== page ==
If you’ve got good maths skills, an excellent eye for detail, the ability to follow complex plans and enjoy working with wood, then a career as a carpenter could be the right fit for you.
With the growth of the construction industry, carpenters are in high demand in the UK and employment prospects are excellent. But what exactly does this career involve? What skills and qualifications do you need to be a carpenter? Below, we’ve laid out some key information that may help you.
“Construction” or “finishing” carpenter?
There are two basic carpenter jobs roles: “Construction carpenters” work outside on construction sites. They erect the supporting frames for buildings, bridges, roads, dams and build shuttering from forming concrete and screed. “Finishing carpenters” work inside commercial and residential buildings, installing non-structural pieces of visible woodwork such as doors, ceilings, staircases and fitted furniture. Sometimes the guys working on-site fitting prefabricated parts are simply called ‘fitters’.
A fitter’s job sheet includes:
» Joining the prefabricated materials according to the design plan, using nails, screws and glues
» Installing the product on site
» Checking that the work is accurately finished, using levels or surveying equipment
» Making repairs and restoring damaged parts
What is a carpenter’s salary?
Starting pay will usually range from around £17,000 up to £24,000. As you progress through your career and gain more experience, your earnings will change to reflect this. With more experience, you can expect to earn from £25,000 to £35,000. If you’re self-employed, you can set your own rates.
These figures are intended as a guideline only.
What skills do I need?
As well as having practical experience and qualifications, you’ll need the following:
» Good maths skills for working out measurements and angles
» An excellent eye for detail
» The ability to follow complex technical drawings and plans
What qualifications do I need?
Some people choose to undertake a college course in carpentry to gain essential knowledge and skills before looking for a role. Courses to look for include: NVQ (level 1 or 2) or City & Guilds 6217-02
Some employers will offer introductory roles as a labourer or joiner’s ‘mate’, giving you on the job training.
Alternatively, you can undertake an apprenticeship to gain the necessary skills and experience, getting paid at the same time. You may need some entry qualifications to take up an apprenticeship – typically five GCSEs, or a basic vocational diploma, such as the Edexcel BTEC Introductory Certificate and Diploma. And if you want to work on a construction site, you’ll need to apply for a Construction Skills Certification Scheme (CSCS) competency card.
What are the hours and conditions?
You can expect to work between 39 and 45 hours a week. Your working week will usually be Monday to Friday. Site work normally starts at dawn and you may sometimes be expected to work overtime on evenings or weekends, as and when project deadlines require it. However, your overtime and extra shift pay could help increase your income.
Your working time will usually be spent in a workshop or on a job site, meaning there may be some travel involved and you may sometimes have to spend time away from home. If you put in the time and effort, there are opportunities for progression in your career. You can move up to a management position, or specialise in certain areas, or even decide to go into business for yourself.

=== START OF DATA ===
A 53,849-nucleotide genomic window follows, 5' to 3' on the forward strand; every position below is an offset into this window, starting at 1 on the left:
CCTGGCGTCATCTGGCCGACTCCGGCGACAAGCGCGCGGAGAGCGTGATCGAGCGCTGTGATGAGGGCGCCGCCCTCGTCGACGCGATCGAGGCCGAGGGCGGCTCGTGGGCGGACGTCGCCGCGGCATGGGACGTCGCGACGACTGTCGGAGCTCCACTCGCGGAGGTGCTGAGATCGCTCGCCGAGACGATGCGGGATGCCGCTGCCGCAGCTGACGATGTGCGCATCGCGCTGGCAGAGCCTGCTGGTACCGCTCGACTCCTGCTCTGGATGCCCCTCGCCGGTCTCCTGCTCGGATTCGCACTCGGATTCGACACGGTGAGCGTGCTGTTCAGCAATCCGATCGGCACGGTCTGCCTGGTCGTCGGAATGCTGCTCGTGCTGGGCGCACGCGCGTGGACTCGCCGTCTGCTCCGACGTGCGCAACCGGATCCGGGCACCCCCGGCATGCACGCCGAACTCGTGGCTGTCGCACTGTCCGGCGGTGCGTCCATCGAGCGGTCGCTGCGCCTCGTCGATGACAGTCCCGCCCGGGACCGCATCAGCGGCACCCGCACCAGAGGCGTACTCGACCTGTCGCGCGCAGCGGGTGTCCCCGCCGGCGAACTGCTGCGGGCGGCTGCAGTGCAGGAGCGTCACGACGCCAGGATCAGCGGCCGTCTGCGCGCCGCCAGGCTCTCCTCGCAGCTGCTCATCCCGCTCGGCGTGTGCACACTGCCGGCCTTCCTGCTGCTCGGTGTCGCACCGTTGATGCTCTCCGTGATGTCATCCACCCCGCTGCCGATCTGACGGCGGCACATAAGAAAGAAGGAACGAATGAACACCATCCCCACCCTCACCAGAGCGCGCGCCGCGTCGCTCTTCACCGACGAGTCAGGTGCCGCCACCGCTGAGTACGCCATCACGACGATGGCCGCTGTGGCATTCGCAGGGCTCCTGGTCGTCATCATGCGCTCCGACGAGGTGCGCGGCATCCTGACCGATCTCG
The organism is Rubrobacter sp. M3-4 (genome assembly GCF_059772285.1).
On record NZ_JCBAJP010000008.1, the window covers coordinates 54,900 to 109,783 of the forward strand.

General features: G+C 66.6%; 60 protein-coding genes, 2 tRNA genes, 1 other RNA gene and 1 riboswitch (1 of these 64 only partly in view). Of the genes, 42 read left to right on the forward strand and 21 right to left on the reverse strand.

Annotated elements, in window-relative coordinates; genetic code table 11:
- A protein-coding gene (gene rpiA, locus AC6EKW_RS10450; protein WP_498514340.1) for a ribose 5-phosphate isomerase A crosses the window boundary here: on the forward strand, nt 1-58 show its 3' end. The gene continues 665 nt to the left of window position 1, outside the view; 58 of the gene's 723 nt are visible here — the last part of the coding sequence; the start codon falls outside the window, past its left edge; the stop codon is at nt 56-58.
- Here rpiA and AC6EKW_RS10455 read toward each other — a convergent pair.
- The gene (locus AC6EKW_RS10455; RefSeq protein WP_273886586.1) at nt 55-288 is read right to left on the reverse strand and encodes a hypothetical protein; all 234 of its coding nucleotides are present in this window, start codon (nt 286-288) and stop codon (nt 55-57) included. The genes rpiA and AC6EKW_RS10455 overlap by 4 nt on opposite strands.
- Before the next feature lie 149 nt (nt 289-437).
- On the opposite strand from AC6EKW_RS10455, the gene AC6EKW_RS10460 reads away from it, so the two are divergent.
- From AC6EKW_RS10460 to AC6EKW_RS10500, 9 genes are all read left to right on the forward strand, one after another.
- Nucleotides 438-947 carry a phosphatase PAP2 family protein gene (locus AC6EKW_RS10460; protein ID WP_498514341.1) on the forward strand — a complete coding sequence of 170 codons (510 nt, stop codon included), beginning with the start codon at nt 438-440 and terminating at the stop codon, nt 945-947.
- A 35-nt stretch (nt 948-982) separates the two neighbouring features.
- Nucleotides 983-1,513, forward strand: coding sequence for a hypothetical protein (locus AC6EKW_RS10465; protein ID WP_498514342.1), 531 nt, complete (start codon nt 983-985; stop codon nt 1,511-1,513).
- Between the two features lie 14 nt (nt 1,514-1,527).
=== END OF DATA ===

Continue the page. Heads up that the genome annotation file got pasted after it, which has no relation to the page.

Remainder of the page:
Conditions vary from site to site. You’re likely to encounter plenty of dust and noise and engage in hazardous activities like climbing ladders, working at height, heavy-lifting and operating high-powered saws and drills. So, you’ll need to wear protective gear, including helmets, ear-defenders and boots and be ready to put up with all weathers.
Carpentry is traditionally a male-dominated profession, although efforts are being made to encourage women to learn the necessary skills. Some colleges now offer training courses aimed specifically at women.
There are a number of future career paths you can follow:
» Freelance: Successful freelancers need a wide range of skills for greater job flexibility. You’ll need to build a network of good relations with a number of sub-contractors. Having your own workshop can minimise travel and maximise efficiency.
» Company Director: Being a successful freelancer with your own premises might provide the springboard for starting your own business, employing other carpenters. It’s important to understand your market and have an effective business plan in place.
» Specialist: With experience, you can develop specialist skills in a particular field, such as building bridges, converting barns and farm-houses, or restoring furniture. If you have a passion for one aspect of the trade, then make a name for yourself. Top tip: create a good website with quality photos of your work to inspire confidence.
Areas of specialism
The infrastructure of our cities and transport systems and the quality of our everyday surroundings depend on good carpentry. Construction carpenters can develop particular specialism in flooring, roofing, roadbuilding, and creating forms for concrete and screed.
Some develop specialisms in conservation, restoring churches, halls and barns.
There is high demand for manufacturing and fitting built-in furniture, especially kitchens and storage units.
And there are opportunities in the film production and theatre industries, where specialists work alongside stage managers, building the sets and so on.